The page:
Why Use Soy Bean Vegetable Oil for Teppanyaki Grilling?

The Teppanyaki style of cooking has been around since the 1800s in Japan. Traditionally the Teppanyaki iron girdle or skillet was much smaller than it is today and it was cooked in residential areas and not displayed as a cooking exhibition for public amusement. However, in the 1900s as thousands of thousands of foreign tourists flock to Japan and the iron industry was introduced in Asia, Japanese chefs found a way to turn cooking into an entertainment for foreign high-paying customers; thus the Teppanyaki style of cooking was born.

Why do Chefs Who Specialize in Teppanyaki Style Cooking Prefer to use Soybean Oil?

Teppanyaki cooking includes ingredients such as shrimp, beef, chicken, scallops, and a host of various types of vegetables depending on how the chef wants his cuisine to taste like. It’s interesting to know that most of the Teppanyaki recipes are inspired by Western cuisines but is somehow adopted by the Japanese style of cooking. Other ingredients such as soybean oil are also typically used alongside Yakisoba noodles, sliced meat, and cabbage. Soybean oil is tasteless and odorless compared to other cooking oils and because of this Teppanyaki chefs prefer it over other types of cooking oils, so they can experiment with the taste of their recipes.

It’s Also Good for the Health

When it comes to health benefits soybean vegetable oil tops it out among other types of vegetable oils. It’s no wonder why the US domestic consumption of soybean oil has more than quadrupled from 1,652,000 tons in 1964 to 9,375,000 tons as of 2018. Of course, it is recommended that you use non-GMO soybean oil in order to take advantage of all the health benefits of soybean oil. Unfortunately, it has been found that GMO-based soybean oils tend to have higher Omega 6 essential fatty acids than Omega 3 and an imbalanced Omega essential fatty acids intake could lead to health complications, which is why chefs prefer natural soybean vegetable oil.

A new research headed by Kevin Fritsche, Ph.D. – a professor in animal science at the University of Missouri says,

Our evidence suggests that you can achieve a heart-healthy diet by using soybean, canola, corn and sunflower oils instead of animal-based fats when cooking,

which further solidifies the proof that soybean vegetable oil is the healthy option for Teppanyaki restaurants when it comes to cooking their meals.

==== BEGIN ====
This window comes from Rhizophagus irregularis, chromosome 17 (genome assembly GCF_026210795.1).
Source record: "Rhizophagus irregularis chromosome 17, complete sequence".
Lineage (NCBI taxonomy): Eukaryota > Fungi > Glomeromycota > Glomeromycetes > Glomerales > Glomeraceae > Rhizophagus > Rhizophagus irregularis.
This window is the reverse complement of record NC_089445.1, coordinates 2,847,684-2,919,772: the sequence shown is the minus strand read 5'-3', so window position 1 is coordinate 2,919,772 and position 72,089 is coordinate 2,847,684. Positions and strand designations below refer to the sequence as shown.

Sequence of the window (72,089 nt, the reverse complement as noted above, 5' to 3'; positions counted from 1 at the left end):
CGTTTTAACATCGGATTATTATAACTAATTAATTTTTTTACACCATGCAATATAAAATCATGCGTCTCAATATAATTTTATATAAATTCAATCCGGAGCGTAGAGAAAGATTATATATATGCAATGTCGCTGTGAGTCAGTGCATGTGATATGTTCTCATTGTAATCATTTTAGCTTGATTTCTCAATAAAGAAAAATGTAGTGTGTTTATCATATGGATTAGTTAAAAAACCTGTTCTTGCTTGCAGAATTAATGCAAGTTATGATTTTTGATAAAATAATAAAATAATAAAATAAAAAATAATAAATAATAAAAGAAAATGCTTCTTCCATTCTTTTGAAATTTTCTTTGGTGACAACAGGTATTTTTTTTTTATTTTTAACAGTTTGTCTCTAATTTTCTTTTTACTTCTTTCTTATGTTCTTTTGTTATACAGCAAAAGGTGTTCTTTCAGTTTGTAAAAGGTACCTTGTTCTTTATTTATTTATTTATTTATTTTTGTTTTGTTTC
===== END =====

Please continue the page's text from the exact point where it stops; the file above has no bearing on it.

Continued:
Could This Also be One of the Reasons for Longevity Among the Japanese People?

The Japanese people are not only known for most coveted longevity, anime, bullet trains, cherry blossoms, ingenuity, and sushi, but also for their unique cooking style that is craved by locals and foreigners alike. There are 3 Japanese in the top 10 oldest living people in the world right now and they are Nabi Tajima (117 years old), Chiyo Miyako (117 years old) and Misao Okawa (117 years old). That says a lot about Japan! According to experts in order for this to happen certain factors need to play a role in these people’s lives.

1. Healthy Environment
2. Healthy Diet
3. Positive Outlook in Life and Good Relationships

The air quality and general environment in Japan is very good plus the merging of rural areas and major cities give a great sense of awe and wonder as well as peace of mind. It makes people close to Mother Nature and it has been proven scientifically that we humans share a symbiotic bond with this planet, therefore it is a health benefit to live surrounded by Nature. The food in Japan is a mix of raw and cooked delicacies and their preferred diet is both red and white meat, fish meat and other kinds of seafood, as well as lots of green vegetables and fruits. It is rare for foreigners to see Japanese chomp on pizza and other not-so-healthy foods 24/7, which is why they’re at optimal health most of the time.

Since Japanese people are very respectful by tradition, they also develop very positive relationships with each other and foreigners as well. Living in relative peace in a virtually crime-free country with an occasional amusement here and there, as well as having a few laughs with family and friends enhances their mental and emotional health. And with all 3 of the greatest qualities of life combined it is now clear why Japanese people live longer than other people in the world.

 

Conclusion

Perhaps the health benefits of soybean oil are somewhat infinitesimal compared to all of the factors that give Japanese people longevity, but the fact that it is included in their diet is something amazing to ponder. In the food pyramid fats, spreads and oils (soybean oil being one) form one of the foundations of a healthy diet, especially if taken in the recommended small amounts. The essential fatty acids they contain which are the Omega 3 and Omega 6 compounds are good for cardiovascular health as well as act as an anti-inflammatory agent that prevents other chronic diseases in the body like high uric acid and rheumatoid arthritis.